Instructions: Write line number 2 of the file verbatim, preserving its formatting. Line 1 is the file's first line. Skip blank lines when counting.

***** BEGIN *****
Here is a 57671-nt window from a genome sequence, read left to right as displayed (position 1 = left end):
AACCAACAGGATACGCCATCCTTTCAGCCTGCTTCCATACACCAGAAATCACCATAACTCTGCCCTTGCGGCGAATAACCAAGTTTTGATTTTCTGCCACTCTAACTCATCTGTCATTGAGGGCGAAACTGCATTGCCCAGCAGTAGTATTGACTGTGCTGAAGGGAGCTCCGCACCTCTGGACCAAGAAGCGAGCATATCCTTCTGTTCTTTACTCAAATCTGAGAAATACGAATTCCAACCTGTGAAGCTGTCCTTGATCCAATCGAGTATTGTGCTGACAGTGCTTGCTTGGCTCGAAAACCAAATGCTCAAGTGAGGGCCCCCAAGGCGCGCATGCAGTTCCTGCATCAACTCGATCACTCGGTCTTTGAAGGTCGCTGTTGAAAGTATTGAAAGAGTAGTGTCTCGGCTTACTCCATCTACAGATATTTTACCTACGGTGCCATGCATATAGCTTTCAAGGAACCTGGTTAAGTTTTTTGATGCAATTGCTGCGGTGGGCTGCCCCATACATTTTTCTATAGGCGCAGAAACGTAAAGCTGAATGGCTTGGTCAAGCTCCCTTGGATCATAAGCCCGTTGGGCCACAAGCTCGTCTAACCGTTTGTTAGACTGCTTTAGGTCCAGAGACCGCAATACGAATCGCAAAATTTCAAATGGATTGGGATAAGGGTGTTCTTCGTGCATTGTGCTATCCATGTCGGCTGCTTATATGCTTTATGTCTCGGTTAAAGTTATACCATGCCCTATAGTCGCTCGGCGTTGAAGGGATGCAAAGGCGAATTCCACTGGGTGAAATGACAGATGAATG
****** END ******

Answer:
AACCAACAGGATACGCCATCCTTTCAGCCTGCTTCCATACACCAGAAATCACCATAACTCTGCCCTTGCGGCGAATAACCAAGTTTTGATTTTCTGCCACTCTAACTCATCTGTCATTGAGGGCGAAACTGCATTGCCCAGCAGTAGTATTGACTGTGCTGAAGGGAGCTCCGCACCTCTGGACCAAGAAGCGAGCATATCCTTCTGTTCTTTACTCAAATCTGAGAAATACGAATTCCAACCTGTGAAGCTGTCCTTGATCCAATCGAGTATTGTGCTGACAGTGCTTGCTTGGCTCGAAAACCAAATGCTCAAGTGAGGGCCCCCAAGGCGCGCATGCAGTTCCTGCATCAACTCGATCACTCGGTCTTTGAAGGTCGCTGTTGAAAGTATTGAAAGAGTAGTGTCTCGGCTTACTCCATCTACAGATATTTTACCTACGGTGCCATGCATATAGCTTTCAAGGAACCTGGTTAAGTTTTTTGATGCAATTGCTGCGGTGGGCTGCCCCATACATTTTTCTATAGGCGCAGAAACGTAAAGCTGAATGGCTTGGTCAAGCTCCCTTGGATCATAAGCCCGTTGGGCCACAAGCTCGTCTAACCGTTTGTTAGACTGCTTTAGGTCCAGAGACCGCAATACGAATCGCAAAATTTCAAATGGATTGGGATAAGGGTGTTCTTCGTGCATTGTGCTATCCATGTCGGCTGCTTATATGCTTTATGTCTCGGTTAAAGTTATACCATGCCCTATAGTCGCTCGGCGTTGAAGGGATGCAAAGGCGAATTCCACTGGGTGAAATGACAGATGAATG